Bristol Stool Chart

Most of us would probably prefer not to examine our ‘number twos’ all that closely. We’d rather flush and forget.

But getting familiar with the shape and consistency of our bowel movements can help us better manage our health. So, how can we learn about our health from our stools?

That’s where the Bristol Stool Chart can help us.

The Bristol Stool Chart is a 7-type scale that can help you assess your bowel health. You can use it to help identify likely problems like constipation or diarrhoea.

Understanding the Bristol Stool Chart

The Bristol Stool Chart groups stools into 7 types, based on relative firmness and appearance.

  • Type 1: Separate hard lumps like nuts.
  • Type 2: Sausage-shaped but lumpy.
  • Type 3: Sausage-shaped but with cracks on the surface.
  • Type 4: Sausage-shaped or snake-like; smooth and soft.
  • Type 5: Soft blobs with clear-cut edges. Passes easily.
  • Type 6: Fluffy pieces with ragged edges; mushy stool.Opening your bowels less often than usual
  • Type 7: Entirely liquid, watery, with no solid pieces.

If your stool is hard and difficult to pass (types 1 and 2), you are likely constipated. If your stool is loose and watery (types 5 to 7), you may be experiencing diarrhoea. Normal stool consistency stool is well-formed and easy to pass (types 3 and 4).

This is a guide only. For medical advice or diagnosis see your doctor.


Stefan’s Stuhl Chart

Let’s face it, the idea of looking at your stools can leave some of us feeling a bit… yuck.

The Coloxyl Bristol Stool Chart — brought to you by Stefan the stool expert — helps to make it easier. Here are the 7 types of stools according to Stefan:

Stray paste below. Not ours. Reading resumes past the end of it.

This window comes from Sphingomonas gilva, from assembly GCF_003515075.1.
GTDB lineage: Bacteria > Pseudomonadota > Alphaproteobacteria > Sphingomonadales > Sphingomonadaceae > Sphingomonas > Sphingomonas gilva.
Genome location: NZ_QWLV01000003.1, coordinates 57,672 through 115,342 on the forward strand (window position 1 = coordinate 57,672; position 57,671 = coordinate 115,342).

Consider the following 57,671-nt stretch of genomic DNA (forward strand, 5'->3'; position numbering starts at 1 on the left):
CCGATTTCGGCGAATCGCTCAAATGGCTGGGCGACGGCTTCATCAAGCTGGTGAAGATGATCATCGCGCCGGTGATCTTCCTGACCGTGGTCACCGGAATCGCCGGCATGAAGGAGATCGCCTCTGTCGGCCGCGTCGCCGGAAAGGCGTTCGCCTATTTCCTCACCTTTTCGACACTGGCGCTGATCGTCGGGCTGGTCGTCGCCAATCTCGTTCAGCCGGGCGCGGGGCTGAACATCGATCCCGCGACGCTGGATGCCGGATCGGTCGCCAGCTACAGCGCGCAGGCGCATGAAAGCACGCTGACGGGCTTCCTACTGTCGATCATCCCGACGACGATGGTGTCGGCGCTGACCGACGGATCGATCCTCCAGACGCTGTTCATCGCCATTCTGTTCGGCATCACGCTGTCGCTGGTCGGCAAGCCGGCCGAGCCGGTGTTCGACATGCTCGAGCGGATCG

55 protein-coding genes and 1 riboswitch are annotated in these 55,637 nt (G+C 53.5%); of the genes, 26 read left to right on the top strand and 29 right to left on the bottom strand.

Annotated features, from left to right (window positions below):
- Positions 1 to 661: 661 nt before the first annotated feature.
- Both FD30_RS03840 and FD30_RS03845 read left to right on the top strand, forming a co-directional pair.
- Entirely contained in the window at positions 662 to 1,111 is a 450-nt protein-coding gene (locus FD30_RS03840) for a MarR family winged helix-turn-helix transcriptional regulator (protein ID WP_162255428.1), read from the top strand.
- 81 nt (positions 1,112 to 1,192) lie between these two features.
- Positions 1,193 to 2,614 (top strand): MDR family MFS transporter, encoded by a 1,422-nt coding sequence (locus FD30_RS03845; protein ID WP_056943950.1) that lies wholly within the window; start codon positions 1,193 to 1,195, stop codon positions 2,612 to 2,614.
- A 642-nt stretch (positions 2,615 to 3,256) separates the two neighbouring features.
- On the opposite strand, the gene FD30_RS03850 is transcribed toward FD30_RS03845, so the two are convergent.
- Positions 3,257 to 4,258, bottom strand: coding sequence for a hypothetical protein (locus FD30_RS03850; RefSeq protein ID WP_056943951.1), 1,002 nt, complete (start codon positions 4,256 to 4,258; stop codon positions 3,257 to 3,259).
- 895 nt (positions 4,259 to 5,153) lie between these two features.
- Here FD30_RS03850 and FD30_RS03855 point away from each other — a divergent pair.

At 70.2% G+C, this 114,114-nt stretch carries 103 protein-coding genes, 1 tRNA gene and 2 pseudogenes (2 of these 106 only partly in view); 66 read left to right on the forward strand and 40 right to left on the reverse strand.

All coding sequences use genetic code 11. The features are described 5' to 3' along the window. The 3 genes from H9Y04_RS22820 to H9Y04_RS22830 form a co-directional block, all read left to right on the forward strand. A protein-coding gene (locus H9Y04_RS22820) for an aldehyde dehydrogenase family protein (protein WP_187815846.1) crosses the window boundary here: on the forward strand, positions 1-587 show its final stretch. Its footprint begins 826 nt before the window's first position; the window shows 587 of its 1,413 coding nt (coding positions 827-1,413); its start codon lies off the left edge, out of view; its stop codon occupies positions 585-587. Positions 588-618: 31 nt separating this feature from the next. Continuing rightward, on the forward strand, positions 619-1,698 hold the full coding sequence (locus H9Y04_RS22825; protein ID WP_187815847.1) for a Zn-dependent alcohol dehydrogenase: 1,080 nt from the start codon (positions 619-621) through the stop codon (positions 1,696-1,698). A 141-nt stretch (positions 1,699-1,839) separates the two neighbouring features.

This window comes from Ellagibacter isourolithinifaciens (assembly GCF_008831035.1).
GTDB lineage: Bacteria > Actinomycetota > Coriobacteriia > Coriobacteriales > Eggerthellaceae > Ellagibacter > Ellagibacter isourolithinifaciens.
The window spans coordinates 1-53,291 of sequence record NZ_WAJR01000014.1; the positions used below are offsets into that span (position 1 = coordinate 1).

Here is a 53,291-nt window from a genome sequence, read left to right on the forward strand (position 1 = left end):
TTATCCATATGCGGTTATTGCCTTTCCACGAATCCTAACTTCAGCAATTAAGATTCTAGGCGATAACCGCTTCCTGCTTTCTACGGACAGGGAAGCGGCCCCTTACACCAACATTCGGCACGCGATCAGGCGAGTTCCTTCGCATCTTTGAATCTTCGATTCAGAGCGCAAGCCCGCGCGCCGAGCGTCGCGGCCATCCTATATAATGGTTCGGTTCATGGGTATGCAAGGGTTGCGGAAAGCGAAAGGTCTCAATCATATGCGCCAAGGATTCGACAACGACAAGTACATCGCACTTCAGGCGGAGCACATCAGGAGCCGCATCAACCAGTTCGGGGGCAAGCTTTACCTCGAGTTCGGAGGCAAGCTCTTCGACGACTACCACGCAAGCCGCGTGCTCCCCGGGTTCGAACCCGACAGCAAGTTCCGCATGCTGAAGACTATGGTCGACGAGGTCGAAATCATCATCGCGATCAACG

coloxyl stool chart
  • Types 1 and 2 you may have constipation, and you may want to consider a constipation remedy. No one should have to endure an uncomfy stool.
  • Types 3 and 4 are generally considered normal stool types. As comfortable and reliable as your favourite chair.
  • Types 5-7 indicate likely diarrhoea. There is such a thing as too spongy when it comes to stools. If you are using a constipation treatment, it’s recommended you speak with your doctor before making any changes.

This is a guide only. For medical advice or diagnosis see your doctor.


Health Implications

Stool shape and consistency can vary, even between individual bowel motions. It’s important to pay attention to what your stools look like to get a general idea of what’s normal (and not normal) for you. It’s recommended that you discuss changes in stool texture and colour with a medical professional. If you have any of the following, check in with a doctor:

  • Constipation (hard, lumpy stools that are difficult to pass) for more than a few days
  • Diarrhoea (loose or watery stools) for more than a few days
  • Bloody stool
  • Black or tarry stool
  • Pale or fatty stool

These symptoms can be caused by medical conditions, infection or medication side effects. Your doctor can help to determine the underlying cause of your symptoms and recommend appropriate treatment.

You can also follow the tips below to help you maintain healthy bowel function.

Tips for Maintaining Healthy Bowel Function

There are a number of things you can do to maintain healthy bowel function, including:

  • Eat foods high in fibre. Fibre helps to keep stool soft and regular. Good sources offoods high in fibre include fruits, vegetables, whole grains, and legumes.
  • Drink plenty of fluids. Water helps to keep stool soft and regular. Aim to drink 1.5L–2L of water per day, or more if you are active or live in a hot climate.
  • Get regular exercise. Exercise helps to stimulate the digestive system andpromote regular bowel movements. Aim for at least 30 minutes of moderateintensity exercise most days of the week.